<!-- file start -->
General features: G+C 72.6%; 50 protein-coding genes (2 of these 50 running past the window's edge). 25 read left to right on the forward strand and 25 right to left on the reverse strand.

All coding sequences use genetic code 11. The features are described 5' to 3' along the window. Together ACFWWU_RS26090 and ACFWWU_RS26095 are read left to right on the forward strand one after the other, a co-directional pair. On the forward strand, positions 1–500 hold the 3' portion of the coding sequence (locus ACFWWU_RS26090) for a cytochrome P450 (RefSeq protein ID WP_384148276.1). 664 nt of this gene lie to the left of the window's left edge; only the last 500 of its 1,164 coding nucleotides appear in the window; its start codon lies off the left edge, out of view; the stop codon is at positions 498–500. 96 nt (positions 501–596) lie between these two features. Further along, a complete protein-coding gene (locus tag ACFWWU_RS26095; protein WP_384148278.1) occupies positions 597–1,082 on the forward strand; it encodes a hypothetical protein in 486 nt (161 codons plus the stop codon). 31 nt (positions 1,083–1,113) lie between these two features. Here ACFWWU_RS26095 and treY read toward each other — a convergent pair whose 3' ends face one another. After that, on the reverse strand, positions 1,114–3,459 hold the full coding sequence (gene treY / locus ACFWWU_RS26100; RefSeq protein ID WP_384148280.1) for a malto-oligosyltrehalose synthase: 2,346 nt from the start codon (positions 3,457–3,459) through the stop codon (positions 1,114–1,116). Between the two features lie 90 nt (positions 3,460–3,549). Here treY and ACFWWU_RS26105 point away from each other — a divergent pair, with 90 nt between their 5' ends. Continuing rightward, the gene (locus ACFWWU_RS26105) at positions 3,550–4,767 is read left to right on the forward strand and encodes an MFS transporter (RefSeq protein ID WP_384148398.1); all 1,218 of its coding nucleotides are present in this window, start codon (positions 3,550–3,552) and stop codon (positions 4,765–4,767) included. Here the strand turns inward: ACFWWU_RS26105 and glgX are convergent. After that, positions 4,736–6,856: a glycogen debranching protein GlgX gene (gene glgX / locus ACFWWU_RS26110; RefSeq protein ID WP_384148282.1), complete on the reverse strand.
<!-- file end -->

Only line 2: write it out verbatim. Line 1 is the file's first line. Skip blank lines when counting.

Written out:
All coding sequences use genetic code 11. The features are described 5' to 3' along the window. Together ACFWWU_RS26090 and ACFWWU_RS26095 are read left to right on the forward strand one after the other, a co-directional pair. On the forward strand, positions 1–500 hold the 3' portion of the coding sequence (locus ACFWWU_RS26090) for a cytochrome P450 (RefSeq protein ID WP_384148276.1). 664 nt of this gene lie to the left of the window's left edge; only the last 500 of its 1,164 coding nucleotides appear in the window; its start codon lies off the left edge, out of view; the stop codon is at positions 498–500. 96 nt (positions 501–596) lie between these two features. Further along, a complete protein-coding gene (locus tag ACFWWU_RS26095; protein WP_384148278.1) occupies positions 597–1,082 on the forward strand; it encodes a hypothetical protein in 486 nt (161 codons plus the stop codon). 31 nt (positions 1,083–1,113) lie between these two features. Here ACFWWU_RS26095 and treY read toward each other — a convergent pair whose 3' ends face one another. After that, on the reverse strand, positions 1,114–3,459 hold the full coding sequence (gene treY / locus ACFWWU_RS26100; RefSeq protein ID WP_384148280.1) for a malto-oligosyltrehalose synthase: 2,346 nt from the start codon (positions 3,457–3,459) through the stop codon (positions 1,114–1,116). Between the two features lie 90 nt (positions 3,460–3,549). Here treY and ACFWWU_RS26105 point away from each other — a divergent pair, with 90 nt between their 5' ends. Continuing rightward, the gene (locus ACFWWU_RS26105) at positions 3,550–4,767 is read left to right on the forward strand and encodes an MFS transporter (RefSeq protein ID WP_384148398.1); all 1,218 of its coding nucleotides are present in this window, start codon (positions 3,550–3,552) and stop codon (positions 4,765–4,767) included. Here the strand turns inward: ACFWWU_RS26105 and glgX are convergent. After that, positions 4,736–6,856: a glycogen debranching protein GlgX gene (gene glgX / locus ACFWWU_RS26110; RefSeq protein ID WP_384148282.1), complete on the reverse strand.